I wrote a post for my CBS MoneyWatch college blog on Friday that blew out Antioch College’s server.
How did I do that? Actually, it wasn’t me. I was just the messenger for the liberal arts college that had a dramatic announcement to make.
For the next three years, Antioch College in Yellow Springs, OH, is offering all its incoming students full-ride tuition scholarships. With this year’s tuition valued at $26,500, each four-year scholarship is worth at least $106,000. It doesn’t matter what your family’s income is, every accepted student will get the same deal.
The offer will be even better for some students, who file for financial aid and can’t afford the room and board, which is currently $8,628.
Obviously, when you write that a college is handing out six-figure scholarships to all its students, it attracts a lot of attention. So what is the catch?
As I mention in my CBSMoneyWatch post, Antioch, which was founded by abolitionists in 1850, is crawling out of the grave.
Thanks to horrifically poor management, the liberal arts college shuttered its doors in 2008. Loyal alumni went ballistic and their donations helped to bring the school back to life. The reborn school’s first class (35 students) showed up last fall and Antioch is in the process of taking applications for the next crop of freshmen. Antioch is aiming for 65 to 75 new students in the fall and hopes to have about 300 enrolled students by 2015.
If you’re interested in applying to Antioch, it’s not too late to apply. The admission deadline is Feb. 15.
Don’t Believe Everything You Read
Antioch College is one of the 40 colleges that the late Loren Pope, a former New York Times education editor and college counselor, wrote about in his classic book, Colleges That Change Lives: 40 Schools That Will Change The Way You Think About Colleges. Pope wrote the book, which has been incredibly popular for many years, after becoming an unabashed and tireless champion of liberal arts colleges.
The last edition of Colleges That Change Lives is outdated — the most recent version came out in 2006. I thought it was unfortunate and embarrassing that the book was praising Antioch after its (temporary) demise. Pope should have known before updating his book that Antioch had been in what one alumni called a “slow-motion decline” for many years. Here is one graduate’s harrowing account of Antioch College’s demise.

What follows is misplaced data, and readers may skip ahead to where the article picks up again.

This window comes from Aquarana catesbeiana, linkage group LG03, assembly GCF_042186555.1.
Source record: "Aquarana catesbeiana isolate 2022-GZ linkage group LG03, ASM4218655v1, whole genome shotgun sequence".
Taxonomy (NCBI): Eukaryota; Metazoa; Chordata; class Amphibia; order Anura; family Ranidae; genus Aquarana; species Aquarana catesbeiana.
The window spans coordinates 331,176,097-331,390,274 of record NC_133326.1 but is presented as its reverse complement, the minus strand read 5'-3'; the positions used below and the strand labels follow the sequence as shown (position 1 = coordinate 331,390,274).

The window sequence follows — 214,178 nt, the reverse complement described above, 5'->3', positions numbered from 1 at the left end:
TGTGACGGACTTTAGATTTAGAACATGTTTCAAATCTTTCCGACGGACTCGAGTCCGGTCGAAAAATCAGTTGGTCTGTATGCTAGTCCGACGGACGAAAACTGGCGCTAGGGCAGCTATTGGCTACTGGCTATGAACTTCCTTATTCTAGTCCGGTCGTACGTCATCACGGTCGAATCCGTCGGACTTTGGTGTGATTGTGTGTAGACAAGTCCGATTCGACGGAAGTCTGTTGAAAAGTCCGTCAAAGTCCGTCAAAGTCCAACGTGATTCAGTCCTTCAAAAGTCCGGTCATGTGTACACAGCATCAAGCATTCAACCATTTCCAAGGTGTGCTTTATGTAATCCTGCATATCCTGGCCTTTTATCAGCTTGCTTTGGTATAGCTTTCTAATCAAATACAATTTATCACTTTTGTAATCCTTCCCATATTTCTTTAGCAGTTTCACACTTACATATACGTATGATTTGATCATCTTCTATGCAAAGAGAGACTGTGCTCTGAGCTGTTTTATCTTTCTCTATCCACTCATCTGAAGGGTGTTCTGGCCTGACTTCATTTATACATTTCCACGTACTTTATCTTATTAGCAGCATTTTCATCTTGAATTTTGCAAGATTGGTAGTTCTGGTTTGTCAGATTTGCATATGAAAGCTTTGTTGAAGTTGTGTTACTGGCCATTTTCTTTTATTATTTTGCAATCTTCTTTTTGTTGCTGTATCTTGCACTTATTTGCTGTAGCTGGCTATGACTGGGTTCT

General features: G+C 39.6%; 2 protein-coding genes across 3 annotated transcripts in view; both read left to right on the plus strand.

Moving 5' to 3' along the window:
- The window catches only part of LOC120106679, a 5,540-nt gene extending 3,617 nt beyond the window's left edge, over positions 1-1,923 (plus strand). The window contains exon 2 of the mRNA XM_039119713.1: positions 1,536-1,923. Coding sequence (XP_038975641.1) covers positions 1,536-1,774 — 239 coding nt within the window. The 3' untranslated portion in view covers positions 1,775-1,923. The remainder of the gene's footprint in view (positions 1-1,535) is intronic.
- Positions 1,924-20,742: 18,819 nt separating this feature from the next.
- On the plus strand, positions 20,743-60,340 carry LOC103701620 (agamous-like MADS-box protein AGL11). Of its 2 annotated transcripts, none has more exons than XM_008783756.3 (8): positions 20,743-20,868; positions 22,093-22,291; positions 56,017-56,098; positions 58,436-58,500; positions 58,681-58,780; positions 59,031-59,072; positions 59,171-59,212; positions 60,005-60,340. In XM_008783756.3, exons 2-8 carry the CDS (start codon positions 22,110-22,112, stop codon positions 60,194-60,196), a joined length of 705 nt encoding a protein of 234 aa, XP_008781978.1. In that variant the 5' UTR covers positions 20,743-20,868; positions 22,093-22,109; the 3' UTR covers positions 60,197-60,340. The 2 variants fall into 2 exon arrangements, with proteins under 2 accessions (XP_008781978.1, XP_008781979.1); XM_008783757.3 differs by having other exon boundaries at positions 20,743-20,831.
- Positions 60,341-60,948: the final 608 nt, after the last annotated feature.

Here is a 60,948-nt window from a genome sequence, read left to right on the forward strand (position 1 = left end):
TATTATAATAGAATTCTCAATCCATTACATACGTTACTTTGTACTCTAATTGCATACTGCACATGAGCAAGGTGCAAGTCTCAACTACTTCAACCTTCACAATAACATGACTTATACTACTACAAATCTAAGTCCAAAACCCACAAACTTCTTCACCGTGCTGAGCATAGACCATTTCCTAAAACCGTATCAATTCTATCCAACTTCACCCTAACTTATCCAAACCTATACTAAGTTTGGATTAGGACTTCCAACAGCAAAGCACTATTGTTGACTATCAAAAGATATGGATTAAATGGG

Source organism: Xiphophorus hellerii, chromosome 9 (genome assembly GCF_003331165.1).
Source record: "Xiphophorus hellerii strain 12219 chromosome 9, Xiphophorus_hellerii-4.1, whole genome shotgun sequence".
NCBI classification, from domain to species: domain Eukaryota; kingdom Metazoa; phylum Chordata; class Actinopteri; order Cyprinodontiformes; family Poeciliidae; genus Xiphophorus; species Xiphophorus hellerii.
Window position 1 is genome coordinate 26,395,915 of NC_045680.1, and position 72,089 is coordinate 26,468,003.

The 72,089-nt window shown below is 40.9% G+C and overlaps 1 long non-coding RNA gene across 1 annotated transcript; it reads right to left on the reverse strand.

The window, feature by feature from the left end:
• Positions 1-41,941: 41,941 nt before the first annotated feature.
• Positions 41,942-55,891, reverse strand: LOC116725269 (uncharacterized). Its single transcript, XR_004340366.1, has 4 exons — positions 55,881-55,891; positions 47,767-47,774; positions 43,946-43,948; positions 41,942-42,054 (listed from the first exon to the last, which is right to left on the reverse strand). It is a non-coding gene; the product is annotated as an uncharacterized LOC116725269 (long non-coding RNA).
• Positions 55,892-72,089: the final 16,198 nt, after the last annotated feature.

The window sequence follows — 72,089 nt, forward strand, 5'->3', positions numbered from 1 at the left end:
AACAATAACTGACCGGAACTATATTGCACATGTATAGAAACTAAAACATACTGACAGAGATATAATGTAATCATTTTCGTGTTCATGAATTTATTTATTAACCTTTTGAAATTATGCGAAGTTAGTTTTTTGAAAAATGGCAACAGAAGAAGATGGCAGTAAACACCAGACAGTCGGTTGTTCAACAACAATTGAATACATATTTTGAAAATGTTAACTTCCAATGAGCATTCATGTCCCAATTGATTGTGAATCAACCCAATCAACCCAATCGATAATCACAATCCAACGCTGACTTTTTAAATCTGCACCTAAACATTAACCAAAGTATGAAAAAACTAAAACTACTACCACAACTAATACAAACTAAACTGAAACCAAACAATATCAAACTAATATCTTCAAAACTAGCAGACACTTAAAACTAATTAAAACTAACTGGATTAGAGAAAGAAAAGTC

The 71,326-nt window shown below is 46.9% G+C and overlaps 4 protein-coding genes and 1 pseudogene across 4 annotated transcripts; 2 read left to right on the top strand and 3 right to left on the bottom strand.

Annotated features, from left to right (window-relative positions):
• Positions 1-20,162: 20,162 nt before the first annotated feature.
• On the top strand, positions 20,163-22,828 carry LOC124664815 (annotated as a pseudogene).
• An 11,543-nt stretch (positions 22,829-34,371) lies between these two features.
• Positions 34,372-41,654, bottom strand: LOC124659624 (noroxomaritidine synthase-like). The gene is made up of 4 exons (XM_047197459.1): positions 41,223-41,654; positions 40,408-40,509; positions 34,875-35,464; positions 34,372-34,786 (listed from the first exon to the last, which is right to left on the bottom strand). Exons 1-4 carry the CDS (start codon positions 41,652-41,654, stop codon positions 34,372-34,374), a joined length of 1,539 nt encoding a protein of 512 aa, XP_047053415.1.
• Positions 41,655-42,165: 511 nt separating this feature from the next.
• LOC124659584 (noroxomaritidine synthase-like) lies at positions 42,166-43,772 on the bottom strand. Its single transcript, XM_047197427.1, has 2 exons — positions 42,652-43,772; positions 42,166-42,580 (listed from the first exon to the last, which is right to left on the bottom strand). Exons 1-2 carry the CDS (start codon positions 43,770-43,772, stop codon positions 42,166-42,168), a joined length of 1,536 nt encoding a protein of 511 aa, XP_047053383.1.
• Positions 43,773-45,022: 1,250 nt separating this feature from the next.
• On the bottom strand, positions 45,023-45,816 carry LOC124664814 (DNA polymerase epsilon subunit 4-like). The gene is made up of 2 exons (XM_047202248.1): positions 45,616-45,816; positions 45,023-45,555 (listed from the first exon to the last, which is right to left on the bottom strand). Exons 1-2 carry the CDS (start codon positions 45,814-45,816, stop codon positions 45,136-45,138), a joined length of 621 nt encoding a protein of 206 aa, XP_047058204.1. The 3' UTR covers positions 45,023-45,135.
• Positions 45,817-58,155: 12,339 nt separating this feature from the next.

In my own book, The College Solution (the second edition will be coming out this spring!), I used Antioch’s press coverage to illustrate that you can’t believe everything you read about a college. (That advice applies to college rankings too!) For instance, months before Antioch folded, US News & World Report‘s Best Colleges guide singled out Antioch for its small class sizes (the school had very few students left!) and its “outstanding” internship program.
Colleges That Change Lives
While Colleges that Change Lives is outdated, I do think that it is a wonderful book to get a sense of what liberal arts colleges are all about. Coincidentally, my two children happened to attend schools that are featured in the book — Beloit College and Juniata College. The 40 colleges profiled in the book formed an organization, Colleges That Change Lives, and you can find information on all these school on its website.
As a group, the CTCL colleges make appearances throughout the year; here is the link to where the schools will be holding events in 2012. I counted appearances in 22 cities.
Lynn O’Shaughnessy is the author of The College Solution, an Amazon bestseller, and a workbook, Shrinking the Cost of College. Follow her on Twitter and Facebook.
More from The College Solution:
Measuring the Generosity of Colleges
The Colleges Where PhD’s Get Their Start
Financial Aid: Bait and Switch
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